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Aerospace Companies Show Youth Science in Action

The students at Fulton College Prep are always up for a field trip, so when aerospace science instructor Luis Morejon asked for students interested in building and designing to take a field trip to Woodland Hills he had immediate takers. “I told them ‘I’m going to take you someplace to make that happen,'” said Morejon, a retired U.S. Air Force Master Sergeant. The place Morejon and other educators came to on Feb. 19 with their students was Northrop Grumman’s Navigation Systems Division where they met engineering staffers to participate in activities putting their science and math skills to use. While studies show that American students rank in the top 10 in math and science tests they continue to lag behind students in other countries lacking the history of technological innovation of the U.S. That is not good news for Northrop and other major aerospace and defense contractors which always need engineers and are facing the loss of technical expertise and knowledge as the Baby Boom generation retires. College internships have long been a method by which these companies train and evaluate potential employees but they also know that the younger a student is when they are exposed to the application of science and math the better the chances that they will pursue a career needing those skills. That’s why Pratt & Whitney Rocketdyne has its Discover “E” program for elementary students, and Northrop gave a $4,500 grant to the NEW Academy Charter School in Canoga Park to bring the Mad Science program to fourth and fifth graders. Brian Barker, the director of engineering in Woodland Hills, told students from four Valley schools that Northrop likes to get to them as early as possible so they understand the type of work done by the company. Learning about science in particular means having fun in the process; seeing how it is applied in the real world and taking it outside of being words in a textbook. One of the projects at Northrop, building a crash cage out of sipping straws and masking tape, employed physics to cushion an egg that was placed in the cage to keep it from breaking when dropped from a height of more than 20 feet. (Two teams won this competition.) If not for a NEW Academy parent who works at Northrop seeing a Mad Science program for third graders, the school would not have been visited by Gertrude “Gooey Gertie” Villaverde and her colleagues to teach about chemical reactions, the oceans, chemistry, electricity and magnetism, and minerals. “The students leave with a little piece of science to take home with them from every class,” Villaverde said. After the charter school opened four years ago, administrators found that the business community turned a deaf ear when approached about working together, said Principal Edward P. Fiszer. “It was delightful to have a parent initiate this,” Fiszer said. Future Workers A $6,500 grant from Northrop to the school of engineering and design at Monroe High School in North Hills paid the fees for its students to take part in robotics competitions. Last year, the school was represented at a national competition in Atlanta. This year, students have competed at Los Angeles Valley College and have an upcoming event in March at California State University, Northridge. Not all the students on the school’s four robotics teams are the “techie” type and the most valuable skill they learn is working within a team, said instructor Lewis Chappelear. The Northrop visit and placing students as interns with machine shops in the Valley that are sub-contractors for aerospace and military contracts exposes them to professionals who are working as engineers and business owners. That creates a two-way street of putting teens in corporate settings and keeping the companies aware and active of what takes place in the schools. “It blurs that line between school and career,” Chappelear said. Aircraft fabricating careers have been started at Northrop’s manufacturing facility in Palmdale through a training program between the company and Antelope Valley College. The school modified its curriculum for the summer program that doubles as an ongoing job interview with Northrop executives making unannounced visits and where a student can be dropped for missing one class. Fifty students who completed the program have been hired at the Palmdale plant. Later this month the school will receive an Excellence in Partnership Award from the California Community College Association for Occupational Education for the training program.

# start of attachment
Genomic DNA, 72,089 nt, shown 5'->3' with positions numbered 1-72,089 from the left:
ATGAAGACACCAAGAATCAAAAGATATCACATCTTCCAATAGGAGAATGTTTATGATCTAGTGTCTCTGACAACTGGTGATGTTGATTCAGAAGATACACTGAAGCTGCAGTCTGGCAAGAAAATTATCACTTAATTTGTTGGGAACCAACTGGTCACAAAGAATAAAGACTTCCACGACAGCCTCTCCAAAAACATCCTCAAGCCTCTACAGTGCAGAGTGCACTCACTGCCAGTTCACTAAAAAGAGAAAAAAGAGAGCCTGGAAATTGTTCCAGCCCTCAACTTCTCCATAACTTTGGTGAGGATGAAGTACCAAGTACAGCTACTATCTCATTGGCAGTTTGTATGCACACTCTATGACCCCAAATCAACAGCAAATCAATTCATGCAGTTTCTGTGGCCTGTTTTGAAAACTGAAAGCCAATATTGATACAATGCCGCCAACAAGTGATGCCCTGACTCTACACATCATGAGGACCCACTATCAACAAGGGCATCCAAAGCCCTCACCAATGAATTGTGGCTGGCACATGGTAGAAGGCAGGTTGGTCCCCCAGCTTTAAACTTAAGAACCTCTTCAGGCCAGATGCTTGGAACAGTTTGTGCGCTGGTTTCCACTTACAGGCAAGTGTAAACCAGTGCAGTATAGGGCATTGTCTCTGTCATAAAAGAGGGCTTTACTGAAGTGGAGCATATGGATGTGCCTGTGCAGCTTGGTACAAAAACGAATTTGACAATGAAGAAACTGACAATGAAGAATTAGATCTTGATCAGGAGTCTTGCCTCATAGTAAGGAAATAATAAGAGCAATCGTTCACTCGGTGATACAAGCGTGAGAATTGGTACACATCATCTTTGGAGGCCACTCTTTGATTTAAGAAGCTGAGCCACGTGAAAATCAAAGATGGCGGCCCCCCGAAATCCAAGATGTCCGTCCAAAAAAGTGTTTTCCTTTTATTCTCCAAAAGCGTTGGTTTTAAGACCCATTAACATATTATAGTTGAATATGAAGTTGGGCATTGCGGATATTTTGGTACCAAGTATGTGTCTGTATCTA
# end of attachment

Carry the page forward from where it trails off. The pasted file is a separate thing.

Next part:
Mark Madler
Mark Madler
Mark R. Madler covers aviation & aerospace, manufacturing, technology, automotive & transportation, media & entertainment and the Antelope Valley. He joined the company in February 2006. Madler previously worked as a reporter for the Burbank Leader. Before that, he was a reporter for the City News Bureau of Chicago and several daily newspapers in the suburban Chicago area. He has a bachelor’s of science degree in journalism from the University of Illinois, Urbana-Champaign.
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